9. Halimah M, Tan YA, Ismail BS
    J Environ Sci Health B, 2004;39(5-6):765-77.
    PMID: 15620085
    Four methods were developed for the analysis of fluroxypyr in soil samples from oil palm plantations. The first method involved the extraction of the herbicide with 0.05 M NaOH in methanol followed by purification using acid base partition. The concentrated material was subjected to derivatization and then cleaning process using a florisil column and finally analyzed by gas chromatography (GC) equipped with electron capture detector (ECD). By this method, the recovery of fluroxypyr from the spiked soil ranged from 70 to 104% with the minimum detection limit at 5 microg/kg. The second method involved solid liquid extraction of fluroxypyr using a horizontal shaker followed by quantification using high performance liquid chromatography (HPLC) equipped with UV detector. The recovery of fluroxypyr using this method, ranged from 80 to 120% when the soil was spiked with fluroxypyr at 0.1-0.2 microg/g soil. In the third method, the recovery of fluroxypyr was determined by solid liquid extraction using an ultrasonic bath. The recovery of fluroxypyr at spiking levels of 4-50 microg/L ranged from 88 to 98% with relative standard deviations of 3.0-5.8% with a minimum detection limit of 4 microg/kg. In the fourth method, fluroxypyr was extracted using the solid liquid extraction method followed by the cleaning up step with OASIS HLB (polyvinyl dibenzene). The recovery of fluroxypyr was between 91 and 95% with relative standard deviations of 4.2-6.2%, respectively. The limit of detection in method 4 was further improved to 1 pg/kg. When the weight of soil used was increased 4 fold, the recovery of fluroxypyr at spiking level of 1-50 microg/kg ranged from 82-107% with relative standard deviations of 0.5-4.7%.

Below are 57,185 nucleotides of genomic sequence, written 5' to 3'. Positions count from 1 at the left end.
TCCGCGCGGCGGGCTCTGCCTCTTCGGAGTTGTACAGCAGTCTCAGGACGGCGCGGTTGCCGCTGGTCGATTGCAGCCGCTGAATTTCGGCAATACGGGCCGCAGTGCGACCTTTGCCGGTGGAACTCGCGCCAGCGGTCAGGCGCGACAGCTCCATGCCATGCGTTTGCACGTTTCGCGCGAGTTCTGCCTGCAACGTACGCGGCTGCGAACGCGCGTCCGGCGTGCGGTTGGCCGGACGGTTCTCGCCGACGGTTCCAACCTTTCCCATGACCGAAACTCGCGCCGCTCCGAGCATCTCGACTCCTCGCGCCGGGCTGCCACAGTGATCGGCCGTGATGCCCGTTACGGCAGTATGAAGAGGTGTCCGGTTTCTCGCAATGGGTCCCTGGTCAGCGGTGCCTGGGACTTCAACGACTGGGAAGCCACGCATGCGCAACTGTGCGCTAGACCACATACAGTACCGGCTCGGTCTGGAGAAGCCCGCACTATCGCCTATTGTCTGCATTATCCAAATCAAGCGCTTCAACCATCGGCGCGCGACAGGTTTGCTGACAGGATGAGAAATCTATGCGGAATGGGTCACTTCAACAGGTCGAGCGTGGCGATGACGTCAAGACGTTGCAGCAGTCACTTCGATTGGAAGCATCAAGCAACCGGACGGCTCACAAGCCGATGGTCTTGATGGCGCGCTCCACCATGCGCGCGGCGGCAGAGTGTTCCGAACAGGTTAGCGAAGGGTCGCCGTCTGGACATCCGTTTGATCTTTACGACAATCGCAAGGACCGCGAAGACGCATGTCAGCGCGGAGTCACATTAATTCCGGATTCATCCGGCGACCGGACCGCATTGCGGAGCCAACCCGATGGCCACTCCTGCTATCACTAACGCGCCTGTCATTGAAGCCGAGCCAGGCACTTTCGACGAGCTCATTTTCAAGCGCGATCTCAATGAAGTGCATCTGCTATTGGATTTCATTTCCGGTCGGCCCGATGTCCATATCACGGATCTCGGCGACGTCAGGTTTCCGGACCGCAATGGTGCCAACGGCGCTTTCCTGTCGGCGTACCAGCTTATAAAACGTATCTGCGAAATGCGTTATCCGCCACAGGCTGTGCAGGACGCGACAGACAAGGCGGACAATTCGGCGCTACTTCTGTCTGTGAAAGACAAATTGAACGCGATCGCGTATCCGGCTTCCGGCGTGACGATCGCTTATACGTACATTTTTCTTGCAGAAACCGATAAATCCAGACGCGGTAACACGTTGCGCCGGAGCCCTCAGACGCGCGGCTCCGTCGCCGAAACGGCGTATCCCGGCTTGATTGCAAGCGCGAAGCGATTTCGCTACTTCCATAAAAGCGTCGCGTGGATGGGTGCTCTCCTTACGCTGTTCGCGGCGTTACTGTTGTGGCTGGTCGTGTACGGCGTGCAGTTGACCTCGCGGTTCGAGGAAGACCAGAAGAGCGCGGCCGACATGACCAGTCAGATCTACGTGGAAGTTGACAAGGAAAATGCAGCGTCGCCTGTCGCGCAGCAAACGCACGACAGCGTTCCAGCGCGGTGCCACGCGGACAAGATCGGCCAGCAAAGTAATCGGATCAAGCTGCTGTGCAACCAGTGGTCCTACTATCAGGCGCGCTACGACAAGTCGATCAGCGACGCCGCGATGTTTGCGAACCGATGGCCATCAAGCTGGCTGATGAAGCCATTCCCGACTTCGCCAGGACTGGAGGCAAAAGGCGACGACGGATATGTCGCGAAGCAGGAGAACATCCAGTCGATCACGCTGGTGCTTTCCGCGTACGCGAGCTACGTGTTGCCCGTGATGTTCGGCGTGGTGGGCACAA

10. Sannasi P, Kader J, Ismail BS, Salmijah S
    Bioresour Technol, 2006 Mar;97(5):740-7.
    PMID: 16324841
    This paper reports the sorption of three metallic ions, namely Cr(VI), Cu(II) and Pb(II) in aqueous solution by a consortium culture (CC) comprising an acclimatised mixed bacterial culture collected from point and non-point sources. Metal sorption capability of growing and non-growing cells at initial pH of between 3 and 8 in the 1-100mg/L concentration range were studied based on Q(max) and K(f) values of the Langmuir and linearised Freundlich isotherm models, respectively. Maximal metal loading was generally observed to be dependent on the initial pH. Growing cells displayed significant maximal loading (Q(max)) for Pb(II) (238.09 mg/g) and Cu(II) (178.87 mg/g) at pH 6 and at pH 7 for Cr(VI) (90.91 mg/g) compared to non-growing cells (p < 0.05). At the pH range of 6-8, growing cells showed higher loading capacity compared to non-growing cells i.e. 38-52% for Cr, 17-28% for Cu and 3-17% for Pb. At lower metal concentrations and at more acidic pH (3-4) however, non-growing cells had higher metal loading capacity than growing cells. The metal sorption capacity for both populations were as follows: Pb(II) > Cu(II) > Cr(VI).
  11. Ismail BS, Eng OK, Tayeb MA
    PLoS One, 2015;10(10):e0138170.
    PMID: 26437264 DOI: 10.1371/journal.pone.0138170